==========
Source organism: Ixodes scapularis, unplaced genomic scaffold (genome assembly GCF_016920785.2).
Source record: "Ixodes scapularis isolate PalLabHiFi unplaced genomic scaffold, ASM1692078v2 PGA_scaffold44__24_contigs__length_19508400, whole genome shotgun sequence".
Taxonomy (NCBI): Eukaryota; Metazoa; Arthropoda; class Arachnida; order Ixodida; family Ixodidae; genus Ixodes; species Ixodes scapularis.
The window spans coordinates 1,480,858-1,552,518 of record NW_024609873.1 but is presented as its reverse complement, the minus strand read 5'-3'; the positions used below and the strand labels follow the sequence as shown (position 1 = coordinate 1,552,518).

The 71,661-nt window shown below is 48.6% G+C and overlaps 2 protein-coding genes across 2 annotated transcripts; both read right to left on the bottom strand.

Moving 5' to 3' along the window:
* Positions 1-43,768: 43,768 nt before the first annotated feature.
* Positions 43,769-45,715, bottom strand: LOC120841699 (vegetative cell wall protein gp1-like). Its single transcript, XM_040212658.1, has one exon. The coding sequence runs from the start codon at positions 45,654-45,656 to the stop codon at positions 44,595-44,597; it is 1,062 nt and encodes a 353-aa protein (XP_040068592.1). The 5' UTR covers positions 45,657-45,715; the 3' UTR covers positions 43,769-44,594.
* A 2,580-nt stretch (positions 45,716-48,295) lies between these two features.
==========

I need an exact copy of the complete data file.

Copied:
Source organism: Ixodes scapularis, unplaced genomic scaffold (genome assembly GCF_016920785.2).
Source record: "Ixodes scapularis isolate PalLabHiFi unplaced genomic scaffold, ASM1692078v2 PGA_scaffold44__24_contigs__length_19508400, whole genome shotgun sequence".
Taxonomy (NCBI): Eukaryota; Metazoa; Arthropoda; class Arachnida; order Ixodida; family Ixodidae; genus Ixodes; species Ixodes scapularis.
The window spans coordinates 1,480,858-1,552,518 of record NW_024609873.1 but is presented as its reverse complement, the minus strand read 5'-3'; the positions used below and the strand labels follow the sequence as shown (position 1 = coordinate 1,552,518).

The 71,661-nt window shown below is 48.6% G+C and overlaps 2 protein-coding genes across 2 annotated transcripts; both read right to left on the bottom strand.

Moving 5' to 3' along the window:
* Positions 1-43,768: 43,768 nt before the first annotated feature.
* Positions 43,769-45,715, bottom strand: LOC120841699 (vegetative cell wall protein gp1-like). Its single transcript, XM_040212658.1, has one exon. The coding sequence runs from the start codon at positions 45,654-45,656 to the stop codon at positions 44,595-44,597; it is 1,062 nt and encodes a 353-aa protein (XP_040068592.1). The 5' UTR covers positions 45,657-45,715; the 3' UTR covers positions 43,769-44,594.
* A 2,580-nt stretch (positions 45,716-48,295) lies between these two features.